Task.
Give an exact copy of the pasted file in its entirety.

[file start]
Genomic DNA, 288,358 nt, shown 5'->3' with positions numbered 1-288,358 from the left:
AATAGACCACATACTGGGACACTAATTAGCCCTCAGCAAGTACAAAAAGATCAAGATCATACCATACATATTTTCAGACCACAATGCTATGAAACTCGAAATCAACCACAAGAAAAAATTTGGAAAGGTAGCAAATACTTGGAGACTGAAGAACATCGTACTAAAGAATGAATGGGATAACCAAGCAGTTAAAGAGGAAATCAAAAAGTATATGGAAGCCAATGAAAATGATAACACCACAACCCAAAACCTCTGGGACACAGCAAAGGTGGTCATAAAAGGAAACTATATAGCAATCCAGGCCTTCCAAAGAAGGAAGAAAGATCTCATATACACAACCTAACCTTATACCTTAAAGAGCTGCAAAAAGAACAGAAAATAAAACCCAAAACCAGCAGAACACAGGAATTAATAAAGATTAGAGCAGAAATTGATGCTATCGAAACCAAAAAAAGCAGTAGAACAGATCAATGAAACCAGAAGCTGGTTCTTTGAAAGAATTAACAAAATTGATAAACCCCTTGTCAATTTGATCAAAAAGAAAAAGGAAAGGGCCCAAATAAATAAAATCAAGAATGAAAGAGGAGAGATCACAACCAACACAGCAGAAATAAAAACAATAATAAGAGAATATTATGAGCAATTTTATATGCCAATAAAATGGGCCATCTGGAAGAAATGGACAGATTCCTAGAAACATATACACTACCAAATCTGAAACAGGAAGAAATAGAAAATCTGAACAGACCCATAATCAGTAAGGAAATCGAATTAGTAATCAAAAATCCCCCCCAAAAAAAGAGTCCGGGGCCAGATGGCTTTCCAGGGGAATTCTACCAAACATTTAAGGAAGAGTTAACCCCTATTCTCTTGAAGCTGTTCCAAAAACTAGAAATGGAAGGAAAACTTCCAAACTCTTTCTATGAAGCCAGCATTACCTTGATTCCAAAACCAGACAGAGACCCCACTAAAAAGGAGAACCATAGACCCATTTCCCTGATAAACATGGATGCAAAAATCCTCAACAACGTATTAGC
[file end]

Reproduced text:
Genomic DNA, 288,358 nt, shown 5'->3' with positions numbered 1-288,358 from the left:
AATAGACCACATACTGGGACACTAATTAGCCCTCAGCAAGTACAAAAAGATCAAGATCATACCATACATATTTTCAGACCACAATGCTATGAAACTCGAAATCAACCACAAGAAAAAATTTGGAAAGGTAGCAAATACTTGGAGACTGAAGAACATCGTACTAAAGAATGAATGGGATAACCAAGCAGTTAAAGAGGAAATCAAAAAGTATATGGAAGCCAATGAAAATGATAACACCACAACCCAAAACCTCTGGGACACAGCAAAGGTGGTCATAAAAGGAAACTATATAGCAATCCAGGCCTTCCAAAGAAGGAAGAAAGATCTCATATACACAACCTAACCTTATACCTTAAAGAGCTGCAAAAAGAACAGAAAATAAAACCCAAAACCAGCAGAACACAGGAATTAATAAAGATTAGAGCAGAAATTGATGCTATCGAAACCAAAAAAAGCAGTAGAACAGATCAATGAAACCAGAAGCTGGTTCTTTGAAAGAATTAACAAAATTGATAAACCCCTTGTCAATTTGATCAAAAAGAAAAAGGAAAGGGCCCAAATAAATAAAATCAAGAATGAAAGAGGAGAGATCACAACCAACACAGCAGAAATAAAAACAATAATAAGAGAATATTATGAGCAATTTTATATGCCAATAAAATGGGCCATCTGGAAGAAATGGACAGATTCCTAGAAACATATACACTACCAAATCTGAAACAGGAAGAAATAGAAAATCTGAACAGACCCATAATCAGTAAGGAAATCGAATTAGTAATCAAAAATCCCCCCCAAAAAAAGAGTCCGGGGCCAGATGGCTTTCCAGGGGAATTCTACCAAACATTTAAGGAAGAGTTAACCCCTATTCTCTTGAAGCTGTTCCAAAAACTAGAAATGGAAGGAAAACTTCCAAACTCTTTCTATGAAGCCAGCATTACCTTGATTCCAAAACCAGACAGAGACCCCACTAAAAAGGAGAACCATAGACCCATTTCCCTGATAAACATGGATGCAAAAATCCTCAACAACGTATTAGC